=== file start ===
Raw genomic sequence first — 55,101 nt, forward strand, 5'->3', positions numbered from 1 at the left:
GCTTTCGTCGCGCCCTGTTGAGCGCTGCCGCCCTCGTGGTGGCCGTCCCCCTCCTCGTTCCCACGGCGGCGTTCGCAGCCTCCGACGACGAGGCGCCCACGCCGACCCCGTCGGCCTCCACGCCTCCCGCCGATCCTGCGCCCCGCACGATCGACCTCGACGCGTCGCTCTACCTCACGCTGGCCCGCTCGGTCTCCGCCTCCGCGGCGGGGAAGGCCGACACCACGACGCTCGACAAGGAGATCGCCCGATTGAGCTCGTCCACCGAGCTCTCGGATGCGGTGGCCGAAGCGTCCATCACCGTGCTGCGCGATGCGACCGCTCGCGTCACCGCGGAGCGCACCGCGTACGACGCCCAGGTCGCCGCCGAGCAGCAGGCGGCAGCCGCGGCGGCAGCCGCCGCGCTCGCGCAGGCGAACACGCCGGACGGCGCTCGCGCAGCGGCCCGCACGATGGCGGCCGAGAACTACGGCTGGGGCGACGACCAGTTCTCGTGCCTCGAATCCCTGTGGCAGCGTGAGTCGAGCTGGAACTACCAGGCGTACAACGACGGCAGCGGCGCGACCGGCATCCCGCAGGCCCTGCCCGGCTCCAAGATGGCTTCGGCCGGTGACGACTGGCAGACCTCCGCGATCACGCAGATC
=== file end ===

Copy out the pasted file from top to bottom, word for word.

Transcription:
Raw genomic sequence first — 55,101 nt, forward strand, 5'->3', positions numbered from 1 at the left:
GCTTTCGTCGCGCCCTGTTGAGCGCTGCCGCCCTCGTGGTGGCCGTCCCCCTCCTCGTTCCCACGGCGGCGTTCGCAGCCTCCGACGACGAGGCGCCCACGCCGACCCCGTCGGCCTCCACGCCTCCCGCCGATCCTGCGCCCCGCACGATCGACCTCGACGCGTCGCTCTACCTCACGCTGGCCCGCTCGGTCTCCGCCTCCGCGGCGGGGAAGGCCGACACCACGACGCTCGACAAGGAGATCGCCCGATTGAGCTCGTCCACCGAGCTCTCGGATGCGGTGGCCGAAGCGTCCATCACCGTGCTGCGCGATGCGACCGCTCGCGTCACCGCGGAGCGCACCGCGTACGACGCCCAGGTCGCCGCCGAGCAGCAGGCGGCAGCCGCGGCGGCAGCCGCCGCGCTCGCGCAGGCGAACACGCCGGACGGCGCTCGCGCAGCGGCCCGCACGATGGCGGCCGAGAACTACGGCTGGGGCGACGACCAGTTCTCGTGCCTCGAATCCCTGTGGCAGCGTGAGTCGAGCTGGAACTACCAGGCGTACAACGACGGCAGCGGCGCGACCGGCATCCCGCAGGCCCTGCCCGGCTCCAAGATGGCTTCGGCCGGTGACGACTGGCAGACCTCCGCGATCACGCAGATC